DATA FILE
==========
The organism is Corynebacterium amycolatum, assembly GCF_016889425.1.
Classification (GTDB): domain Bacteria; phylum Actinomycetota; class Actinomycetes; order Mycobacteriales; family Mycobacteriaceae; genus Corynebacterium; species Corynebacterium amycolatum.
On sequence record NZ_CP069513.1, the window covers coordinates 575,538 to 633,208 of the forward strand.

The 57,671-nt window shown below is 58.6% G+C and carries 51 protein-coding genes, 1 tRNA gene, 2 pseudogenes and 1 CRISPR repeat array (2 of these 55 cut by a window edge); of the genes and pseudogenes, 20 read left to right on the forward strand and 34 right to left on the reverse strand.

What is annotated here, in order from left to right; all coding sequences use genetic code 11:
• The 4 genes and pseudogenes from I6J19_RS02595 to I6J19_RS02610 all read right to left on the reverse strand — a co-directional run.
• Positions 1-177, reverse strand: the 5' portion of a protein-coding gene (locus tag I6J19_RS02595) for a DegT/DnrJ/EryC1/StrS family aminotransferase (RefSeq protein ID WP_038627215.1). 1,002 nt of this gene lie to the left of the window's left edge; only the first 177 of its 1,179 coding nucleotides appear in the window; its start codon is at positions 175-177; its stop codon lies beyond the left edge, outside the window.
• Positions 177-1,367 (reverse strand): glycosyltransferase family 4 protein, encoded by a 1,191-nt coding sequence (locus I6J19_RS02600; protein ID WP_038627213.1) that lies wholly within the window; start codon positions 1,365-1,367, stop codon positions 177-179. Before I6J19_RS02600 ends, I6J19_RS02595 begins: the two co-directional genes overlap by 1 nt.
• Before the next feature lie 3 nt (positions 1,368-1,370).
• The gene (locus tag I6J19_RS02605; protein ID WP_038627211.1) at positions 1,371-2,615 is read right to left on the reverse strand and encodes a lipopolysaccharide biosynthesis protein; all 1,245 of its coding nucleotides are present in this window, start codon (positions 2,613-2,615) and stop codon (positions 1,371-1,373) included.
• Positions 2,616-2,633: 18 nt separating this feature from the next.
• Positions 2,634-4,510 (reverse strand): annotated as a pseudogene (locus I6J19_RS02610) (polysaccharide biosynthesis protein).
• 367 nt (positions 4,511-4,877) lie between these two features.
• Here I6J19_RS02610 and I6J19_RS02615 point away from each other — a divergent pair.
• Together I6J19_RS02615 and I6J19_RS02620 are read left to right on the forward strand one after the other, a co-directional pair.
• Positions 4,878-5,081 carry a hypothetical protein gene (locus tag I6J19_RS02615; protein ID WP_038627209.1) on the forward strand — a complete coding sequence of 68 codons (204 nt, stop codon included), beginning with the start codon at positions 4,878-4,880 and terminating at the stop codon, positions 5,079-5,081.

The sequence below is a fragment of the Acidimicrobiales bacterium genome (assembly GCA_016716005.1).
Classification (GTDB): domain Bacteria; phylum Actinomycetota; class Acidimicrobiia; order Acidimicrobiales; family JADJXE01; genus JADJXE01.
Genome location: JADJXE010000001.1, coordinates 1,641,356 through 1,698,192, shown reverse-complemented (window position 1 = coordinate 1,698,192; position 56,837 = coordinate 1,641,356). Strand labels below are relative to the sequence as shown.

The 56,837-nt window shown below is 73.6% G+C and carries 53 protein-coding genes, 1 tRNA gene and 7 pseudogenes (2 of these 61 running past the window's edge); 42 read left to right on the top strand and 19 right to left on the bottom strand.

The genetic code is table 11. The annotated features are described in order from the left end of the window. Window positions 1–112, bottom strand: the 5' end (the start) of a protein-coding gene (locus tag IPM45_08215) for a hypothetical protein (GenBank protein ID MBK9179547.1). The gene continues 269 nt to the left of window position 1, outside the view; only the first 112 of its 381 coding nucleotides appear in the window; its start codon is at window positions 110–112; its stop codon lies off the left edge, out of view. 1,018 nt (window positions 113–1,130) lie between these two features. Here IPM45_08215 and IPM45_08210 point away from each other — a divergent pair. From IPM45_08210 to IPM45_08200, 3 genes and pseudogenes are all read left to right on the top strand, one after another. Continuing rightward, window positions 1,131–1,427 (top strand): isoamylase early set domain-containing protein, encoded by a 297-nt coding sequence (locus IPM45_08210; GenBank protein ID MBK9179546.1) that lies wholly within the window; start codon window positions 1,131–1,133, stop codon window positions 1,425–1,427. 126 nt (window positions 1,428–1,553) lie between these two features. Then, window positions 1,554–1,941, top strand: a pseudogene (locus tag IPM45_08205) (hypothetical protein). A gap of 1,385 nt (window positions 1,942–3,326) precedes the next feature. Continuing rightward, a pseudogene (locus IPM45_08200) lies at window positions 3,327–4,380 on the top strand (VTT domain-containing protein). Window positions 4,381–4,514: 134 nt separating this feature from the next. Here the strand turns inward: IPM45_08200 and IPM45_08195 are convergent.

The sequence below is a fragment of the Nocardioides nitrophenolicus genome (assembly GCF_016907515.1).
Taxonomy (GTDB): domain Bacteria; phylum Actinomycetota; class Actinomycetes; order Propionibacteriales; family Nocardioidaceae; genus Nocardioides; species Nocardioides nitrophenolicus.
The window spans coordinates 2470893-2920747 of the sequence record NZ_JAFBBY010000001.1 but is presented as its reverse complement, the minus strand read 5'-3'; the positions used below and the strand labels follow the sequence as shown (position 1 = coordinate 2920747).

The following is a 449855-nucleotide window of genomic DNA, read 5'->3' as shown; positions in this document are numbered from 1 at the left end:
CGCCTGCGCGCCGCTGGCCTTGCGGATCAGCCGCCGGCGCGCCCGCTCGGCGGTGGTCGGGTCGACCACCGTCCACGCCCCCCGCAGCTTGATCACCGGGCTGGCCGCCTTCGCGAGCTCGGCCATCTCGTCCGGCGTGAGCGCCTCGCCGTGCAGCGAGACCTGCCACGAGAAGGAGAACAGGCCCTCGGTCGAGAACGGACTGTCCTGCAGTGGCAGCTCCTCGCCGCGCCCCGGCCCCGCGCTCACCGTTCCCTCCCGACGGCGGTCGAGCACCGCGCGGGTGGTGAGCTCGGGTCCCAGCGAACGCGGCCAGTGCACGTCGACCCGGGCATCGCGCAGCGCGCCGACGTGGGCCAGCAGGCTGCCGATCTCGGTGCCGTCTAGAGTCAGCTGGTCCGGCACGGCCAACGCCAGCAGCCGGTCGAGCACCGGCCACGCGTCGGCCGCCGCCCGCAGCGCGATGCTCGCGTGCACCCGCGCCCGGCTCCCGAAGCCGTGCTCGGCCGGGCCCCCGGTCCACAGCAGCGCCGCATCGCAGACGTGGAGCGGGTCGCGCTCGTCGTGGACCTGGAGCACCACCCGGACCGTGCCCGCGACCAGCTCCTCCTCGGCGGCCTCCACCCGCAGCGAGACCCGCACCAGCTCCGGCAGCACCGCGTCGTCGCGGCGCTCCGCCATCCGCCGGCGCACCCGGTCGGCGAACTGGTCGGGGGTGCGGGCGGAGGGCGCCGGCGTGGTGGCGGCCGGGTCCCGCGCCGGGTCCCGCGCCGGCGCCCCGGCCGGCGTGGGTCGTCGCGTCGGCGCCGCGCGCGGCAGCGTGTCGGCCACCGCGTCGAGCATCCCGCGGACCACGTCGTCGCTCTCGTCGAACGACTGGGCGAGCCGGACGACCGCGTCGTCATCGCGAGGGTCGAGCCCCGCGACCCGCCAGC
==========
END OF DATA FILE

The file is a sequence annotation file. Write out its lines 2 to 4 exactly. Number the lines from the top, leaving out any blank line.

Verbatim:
Classification (GTDB): domain Bacteria; phylum Actinomycetota; class Actinomycetes; order Mycobacteriales; family Mycobacteriaceae; genus Corynebacterium; species Corynebacterium amycolatum.
On sequence record NZ_CP069513.1, the window covers coordinates 575,538 to 633,208 of the forward strand.

The 57,671-nt window shown below is 58.6% G+C and carries 51 protein-coding genes, 1 tRNA gene, 2 pseudogenes and 1 CRISPR repeat array (2 of these 55 cut by a window edge); of the genes and pseudogenes, 20 read left to right on the forward strand and 34 right to left on the reverse strand.